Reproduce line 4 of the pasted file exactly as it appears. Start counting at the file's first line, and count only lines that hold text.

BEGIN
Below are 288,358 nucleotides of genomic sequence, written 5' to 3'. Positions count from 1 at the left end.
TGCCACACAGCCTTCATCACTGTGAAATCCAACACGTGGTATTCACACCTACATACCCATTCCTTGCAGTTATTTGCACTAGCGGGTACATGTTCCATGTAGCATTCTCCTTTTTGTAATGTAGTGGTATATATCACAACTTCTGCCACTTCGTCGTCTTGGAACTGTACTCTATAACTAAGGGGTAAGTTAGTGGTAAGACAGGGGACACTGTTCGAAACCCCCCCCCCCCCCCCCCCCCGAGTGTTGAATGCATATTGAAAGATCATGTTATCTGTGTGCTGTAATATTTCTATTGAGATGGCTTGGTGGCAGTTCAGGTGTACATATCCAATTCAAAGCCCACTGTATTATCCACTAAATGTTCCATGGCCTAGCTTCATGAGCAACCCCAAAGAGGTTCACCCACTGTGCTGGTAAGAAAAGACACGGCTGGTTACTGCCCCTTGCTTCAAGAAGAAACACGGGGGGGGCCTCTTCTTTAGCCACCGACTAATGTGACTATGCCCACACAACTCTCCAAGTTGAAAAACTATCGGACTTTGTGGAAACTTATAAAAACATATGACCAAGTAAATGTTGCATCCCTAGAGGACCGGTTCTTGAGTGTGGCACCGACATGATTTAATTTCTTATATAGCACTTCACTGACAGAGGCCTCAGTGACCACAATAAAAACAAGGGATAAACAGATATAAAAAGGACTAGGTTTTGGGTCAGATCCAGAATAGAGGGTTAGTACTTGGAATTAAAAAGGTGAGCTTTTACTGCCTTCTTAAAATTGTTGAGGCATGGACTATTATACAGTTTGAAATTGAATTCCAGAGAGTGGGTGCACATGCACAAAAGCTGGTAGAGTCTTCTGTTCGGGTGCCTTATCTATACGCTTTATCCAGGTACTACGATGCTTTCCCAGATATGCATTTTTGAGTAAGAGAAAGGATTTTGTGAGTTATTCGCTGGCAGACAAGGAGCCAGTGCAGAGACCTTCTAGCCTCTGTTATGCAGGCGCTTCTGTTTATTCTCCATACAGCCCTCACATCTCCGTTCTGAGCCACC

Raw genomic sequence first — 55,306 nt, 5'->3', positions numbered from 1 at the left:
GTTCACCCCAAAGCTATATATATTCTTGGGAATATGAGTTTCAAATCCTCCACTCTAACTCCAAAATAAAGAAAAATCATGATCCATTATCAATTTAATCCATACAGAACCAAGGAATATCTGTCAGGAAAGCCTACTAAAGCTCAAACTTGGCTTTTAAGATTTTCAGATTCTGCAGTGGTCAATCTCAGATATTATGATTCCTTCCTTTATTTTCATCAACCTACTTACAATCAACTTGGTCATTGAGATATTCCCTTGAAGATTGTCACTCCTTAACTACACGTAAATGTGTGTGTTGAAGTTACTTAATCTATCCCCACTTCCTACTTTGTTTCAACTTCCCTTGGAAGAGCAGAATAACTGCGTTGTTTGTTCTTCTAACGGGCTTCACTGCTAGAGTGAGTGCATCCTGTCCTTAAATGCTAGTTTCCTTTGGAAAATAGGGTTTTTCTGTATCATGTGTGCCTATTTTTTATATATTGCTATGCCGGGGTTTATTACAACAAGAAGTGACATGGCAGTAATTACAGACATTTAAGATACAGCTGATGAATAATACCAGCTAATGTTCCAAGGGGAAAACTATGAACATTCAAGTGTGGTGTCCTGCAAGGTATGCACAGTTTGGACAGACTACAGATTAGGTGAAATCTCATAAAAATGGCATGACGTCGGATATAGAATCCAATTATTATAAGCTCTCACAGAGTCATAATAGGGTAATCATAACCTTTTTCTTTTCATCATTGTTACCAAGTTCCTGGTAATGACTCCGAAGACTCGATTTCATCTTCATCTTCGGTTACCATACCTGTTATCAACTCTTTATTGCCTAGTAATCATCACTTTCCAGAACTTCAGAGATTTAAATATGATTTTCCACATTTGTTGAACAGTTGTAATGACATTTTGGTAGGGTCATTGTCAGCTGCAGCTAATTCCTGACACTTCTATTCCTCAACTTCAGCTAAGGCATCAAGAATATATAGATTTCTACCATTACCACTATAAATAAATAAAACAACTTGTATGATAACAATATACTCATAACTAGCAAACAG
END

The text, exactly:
GTTCACCCCAAAGCTATATATATTCTTGGGAATATGAGTTTCAAATCCTCCACTCTAACTCCAAAATAAAGAAAAATCATGATCCATTATCAATTTAATCCATACAGAACCAAGGAATATCTGTCAGGAAAGCCTACTAAAGCTCAAACTTGGCTTTTAAGATTTTCAGATTCTGCAGTGGTCAATCTCAGATATTATGATTCCTTCCTTTATTTTCATCAACCTACTTACAATCAACTTGGTCATTGAGATATTCCCTTGAAGATTGTCACTCCTTAACTACACGTAAATGTGTGTGTTGAAGTTACTTAATCTATCCCCACTTCCTACTTTGTTTCAACTTCCCTTGGAAGAGCAGAATAACTGCGTTGTTTGTTCTTCTAACGGGCTTCACTGCTAGAGTGAGTGCATCCTGTCCTTAAATGCTAGTTTCCTTTGGAAAATAGGGTTTTTCTGTATCATGTGTGCCTATTTTTTATATATTGCTATGCCGGGGTTTATTACAACAAGAAGTGACATGGCAGTAATTACAGACATTTAAGATACAGCTGATGAATAATACCAGCTAATGTTCCAAGGGGAAAACTATGAACATTCAAGTGTGGTGTCCTGCAAGGTATGCACAGTTTGGACAGACTACAGATTAGGTGAAATCTCATAAAAATGGCATGACGTCGGATATAGAATCCAATTATTATAAGCTCTCACAGAGTCATAATAGGGTAATCATAACCTTTTTCTTTTCATCATTGTTACCAAGTTCCTGGTAATGACTCCGAAGACTCGATTTCATCTTCATCTTCGGTTACCATACCTGTTATCAACTCTTTATTGCCTAGTAATCATCACTTTCCAGAACTTCAGAGATTTAAATATGATTTTCCACATTTGTTGAACAGTTGTAATGACATTTTGGTAGGGTCATTGTCAGCTGCAGCTAATTCCTGACACTTCTATTCCTCAACTTCAGCTAAGGCATCAAGAATATATAGATTTCTACCATTACCACTATAAATAAATAAAACAACTTGTATGATAACAATATACTCATAACTAGCAAACAG